I was fascinated by the “villains,” probably because I have always been a huge fan of myths. I discovered the Greek Myths first in the Hercules cartoon (produced in 1963 by Trans Lux Television) and then when our school librarian read us the story of Jason and the Argonauts in third grade. (From the wonderful D’aulaire’s Book of Greek Myths.) Unfortunately, these were one-off characters. As far as my personal knowledge and the many Marvel wikis extend, they never appeared again. Perhaps that’s because they weren’t really “mythological,” but derived from a living religion. There’s lots of opportunity to offend when you’re turning aspects of someone’s faith into a super-hero story, especially if you make their gods the villains.

Oh, one more thing about this story… it could not have happened. Well, obviously not, but I mean it could not have happened in the Marvel Universe timeline of 1976. Jean is Phoenix, so it’s set after X-Men #101. Charles Xavier says he is “living in a nightmare,” and an editorial aside says that nightmare begin in X-Men #97. That means he’s still undergoing the trauma of being linked to Princess Lilandra. That trauma was resolved in X-Men #108, when Lilandra and the X-Men won the battle to save the universe from her mad brother D’Ken, and she returned to Earth to be with Charles. So, this story has to be set between X-Men #101 and X-Men #108… which is impossible. There is literally no span of time during that run of issues during which the X-Men were a) together b) and on Earth and c) free to jump on a 747. Jean is hospitalized until X-Men #104, and the X-Men are in Ireland that entire time. They return to New York in #105 just in time to find Phoenix battling Firelord, and, at the conclusion of said battle, they all jump through a stargate and spend the next three issues in Shi’Ar space.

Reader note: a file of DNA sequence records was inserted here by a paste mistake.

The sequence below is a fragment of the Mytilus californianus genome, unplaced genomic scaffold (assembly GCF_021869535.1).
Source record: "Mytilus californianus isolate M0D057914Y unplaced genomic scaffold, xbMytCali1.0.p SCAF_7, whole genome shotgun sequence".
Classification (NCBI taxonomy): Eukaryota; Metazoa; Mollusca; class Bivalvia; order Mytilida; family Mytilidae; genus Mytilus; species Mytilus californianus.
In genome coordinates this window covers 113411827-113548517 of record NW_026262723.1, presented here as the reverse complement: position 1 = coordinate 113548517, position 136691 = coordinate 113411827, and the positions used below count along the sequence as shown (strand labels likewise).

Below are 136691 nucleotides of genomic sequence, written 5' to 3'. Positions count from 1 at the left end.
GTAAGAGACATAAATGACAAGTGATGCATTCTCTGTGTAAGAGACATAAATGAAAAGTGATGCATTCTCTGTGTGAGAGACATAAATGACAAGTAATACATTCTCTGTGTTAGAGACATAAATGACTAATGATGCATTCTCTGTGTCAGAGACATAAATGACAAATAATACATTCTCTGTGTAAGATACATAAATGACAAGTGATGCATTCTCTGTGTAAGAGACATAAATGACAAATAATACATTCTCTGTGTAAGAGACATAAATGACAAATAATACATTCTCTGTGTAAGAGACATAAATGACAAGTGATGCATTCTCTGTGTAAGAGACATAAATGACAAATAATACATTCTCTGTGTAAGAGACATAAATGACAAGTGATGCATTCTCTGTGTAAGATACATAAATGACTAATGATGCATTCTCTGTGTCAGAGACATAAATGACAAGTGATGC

So, it’s an alternate universe teamup story, like Bob Haney always wrote for The Brave and the Bold or World’s Finest. They had absolutely no respect for the continuity of other books in which the characters appeared, but what stories!

If you made it this far, thanks for indulging me. I hope this detour to a simpler time was enlightening, entertaining or just plain fun.